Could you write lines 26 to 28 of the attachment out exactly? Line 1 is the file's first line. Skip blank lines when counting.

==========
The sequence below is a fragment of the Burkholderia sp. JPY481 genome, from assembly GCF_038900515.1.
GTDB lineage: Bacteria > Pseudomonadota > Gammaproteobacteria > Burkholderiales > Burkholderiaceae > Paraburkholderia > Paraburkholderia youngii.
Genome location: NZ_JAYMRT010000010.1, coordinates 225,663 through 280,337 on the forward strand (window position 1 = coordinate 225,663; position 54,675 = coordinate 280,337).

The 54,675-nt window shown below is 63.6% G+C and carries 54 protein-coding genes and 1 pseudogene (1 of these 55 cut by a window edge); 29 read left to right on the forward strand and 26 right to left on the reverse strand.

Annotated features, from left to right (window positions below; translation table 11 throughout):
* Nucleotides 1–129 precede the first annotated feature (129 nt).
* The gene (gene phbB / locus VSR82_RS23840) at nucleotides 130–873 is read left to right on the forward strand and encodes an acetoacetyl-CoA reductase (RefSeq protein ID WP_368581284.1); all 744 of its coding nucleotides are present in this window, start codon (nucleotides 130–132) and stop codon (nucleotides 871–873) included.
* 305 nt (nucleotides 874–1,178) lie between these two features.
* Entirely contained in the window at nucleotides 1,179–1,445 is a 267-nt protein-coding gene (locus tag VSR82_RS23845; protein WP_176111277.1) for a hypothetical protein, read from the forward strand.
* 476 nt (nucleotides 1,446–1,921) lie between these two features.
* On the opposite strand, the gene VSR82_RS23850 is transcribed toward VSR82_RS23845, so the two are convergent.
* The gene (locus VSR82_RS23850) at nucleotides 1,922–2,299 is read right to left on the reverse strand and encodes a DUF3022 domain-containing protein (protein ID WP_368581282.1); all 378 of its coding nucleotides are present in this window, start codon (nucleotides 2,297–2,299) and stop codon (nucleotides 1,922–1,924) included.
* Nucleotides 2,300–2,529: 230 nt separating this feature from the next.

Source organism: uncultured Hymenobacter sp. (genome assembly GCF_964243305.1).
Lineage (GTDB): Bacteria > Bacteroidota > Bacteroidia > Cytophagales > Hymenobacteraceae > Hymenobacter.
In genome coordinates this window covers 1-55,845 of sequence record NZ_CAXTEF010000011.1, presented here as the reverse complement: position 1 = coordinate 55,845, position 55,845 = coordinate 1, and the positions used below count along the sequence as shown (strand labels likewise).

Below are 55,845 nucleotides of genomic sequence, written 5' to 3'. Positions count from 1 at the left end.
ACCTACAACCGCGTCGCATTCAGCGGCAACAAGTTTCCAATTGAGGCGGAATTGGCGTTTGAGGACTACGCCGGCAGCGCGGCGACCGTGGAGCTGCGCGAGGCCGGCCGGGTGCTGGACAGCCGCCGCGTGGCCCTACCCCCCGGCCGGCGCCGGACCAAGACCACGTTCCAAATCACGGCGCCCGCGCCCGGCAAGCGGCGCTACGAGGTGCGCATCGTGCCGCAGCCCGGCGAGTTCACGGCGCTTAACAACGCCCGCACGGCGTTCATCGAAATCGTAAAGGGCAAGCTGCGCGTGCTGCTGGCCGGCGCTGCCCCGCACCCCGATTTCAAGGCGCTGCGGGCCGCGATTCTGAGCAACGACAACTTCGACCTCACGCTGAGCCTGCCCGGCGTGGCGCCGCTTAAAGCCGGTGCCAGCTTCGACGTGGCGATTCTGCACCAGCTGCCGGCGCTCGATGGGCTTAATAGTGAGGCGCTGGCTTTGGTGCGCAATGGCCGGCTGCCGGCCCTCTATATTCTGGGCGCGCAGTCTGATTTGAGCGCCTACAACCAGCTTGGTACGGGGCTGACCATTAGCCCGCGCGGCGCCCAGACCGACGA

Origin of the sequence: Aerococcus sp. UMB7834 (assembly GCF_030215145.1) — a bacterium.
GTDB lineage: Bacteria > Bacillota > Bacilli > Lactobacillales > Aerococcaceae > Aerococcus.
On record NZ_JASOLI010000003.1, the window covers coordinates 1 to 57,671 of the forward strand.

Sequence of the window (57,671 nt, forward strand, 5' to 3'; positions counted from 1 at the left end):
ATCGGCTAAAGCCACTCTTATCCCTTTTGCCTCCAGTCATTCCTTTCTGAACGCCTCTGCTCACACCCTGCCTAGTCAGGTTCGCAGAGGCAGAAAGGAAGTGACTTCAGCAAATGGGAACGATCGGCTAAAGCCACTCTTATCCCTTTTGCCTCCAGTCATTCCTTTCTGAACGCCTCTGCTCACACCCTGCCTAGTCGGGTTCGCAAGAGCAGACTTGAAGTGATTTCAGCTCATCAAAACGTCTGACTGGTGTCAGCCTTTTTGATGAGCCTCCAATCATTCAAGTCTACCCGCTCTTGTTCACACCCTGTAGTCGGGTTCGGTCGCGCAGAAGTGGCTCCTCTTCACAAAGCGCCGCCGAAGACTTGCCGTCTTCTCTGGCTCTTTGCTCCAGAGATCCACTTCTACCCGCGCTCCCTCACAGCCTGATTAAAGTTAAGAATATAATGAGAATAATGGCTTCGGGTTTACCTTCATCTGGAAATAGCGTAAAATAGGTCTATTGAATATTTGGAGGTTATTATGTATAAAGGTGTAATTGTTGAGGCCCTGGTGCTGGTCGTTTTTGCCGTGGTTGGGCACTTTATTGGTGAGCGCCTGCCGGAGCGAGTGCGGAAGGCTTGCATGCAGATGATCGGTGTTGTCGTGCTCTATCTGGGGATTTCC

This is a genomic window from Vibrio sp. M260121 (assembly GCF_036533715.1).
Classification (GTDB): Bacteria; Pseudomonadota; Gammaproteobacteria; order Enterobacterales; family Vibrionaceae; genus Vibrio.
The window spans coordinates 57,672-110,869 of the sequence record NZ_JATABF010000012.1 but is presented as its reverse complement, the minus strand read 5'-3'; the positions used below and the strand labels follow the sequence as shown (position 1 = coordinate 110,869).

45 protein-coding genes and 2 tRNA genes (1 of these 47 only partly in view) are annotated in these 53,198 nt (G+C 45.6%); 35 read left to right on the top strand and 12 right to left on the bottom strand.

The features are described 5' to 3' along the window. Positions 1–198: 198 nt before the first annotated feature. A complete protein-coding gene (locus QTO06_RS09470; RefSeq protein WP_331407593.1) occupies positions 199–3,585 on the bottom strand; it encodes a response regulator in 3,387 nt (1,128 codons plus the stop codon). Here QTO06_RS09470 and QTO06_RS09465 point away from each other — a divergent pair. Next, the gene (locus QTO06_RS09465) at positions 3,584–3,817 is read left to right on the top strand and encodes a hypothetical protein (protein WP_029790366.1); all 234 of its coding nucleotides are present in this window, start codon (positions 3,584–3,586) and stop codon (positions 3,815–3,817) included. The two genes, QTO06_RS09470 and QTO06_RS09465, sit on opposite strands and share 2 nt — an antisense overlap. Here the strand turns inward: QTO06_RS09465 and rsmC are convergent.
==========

The window spans coordinates 57,672-110,869 of the sequence record NZ_JATABF010000012.1 but is presented as its reverse complement, the minus strand read 5'-3'; the positions used below and the strand labels follow the sequence as shown (position 1 = coordinate 110,869).

45 protein-coding genes and 2 tRNA genes (1 of these 47 only partly in view) are annotated in these 53,198 nt (G+C 45.6%); 35 read left to right on the top strand and 12 right to left on the bottom strand.

The features are described 5' to 3' along the window. Positions 1–198: 198 nt before the first annotated feature. A complete protein-coding gene (locus QTO06_RS09470; RefSeq protein WP_331407593.1) occupies positions 199–3,585 on the bottom strand; it encodes a response regulator in 3,387 nt (1,128 codons plus the stop codon). Here QTO06_RS09470 and QTO06_RS09465 point away from each other — a divergent pair. Next, the gene (locus QTO06_RS09465) at positions 3,584–3,817 is read left to right on the top strand and encodes a hypothetical protein (protein WP_029790366.1); all 234 of its coding nucleotides are present in this window, start codon (positions 3,584–3,586) and stop codon (positions 3,815–3,817) included. The two genes, QTO06_RS09470 and QTO06_RS09465, sit on opposite strands and share 2 nt — an antisense overlap. Here the strand turns inward: QTO06_RS09465 and rsmC are convergent.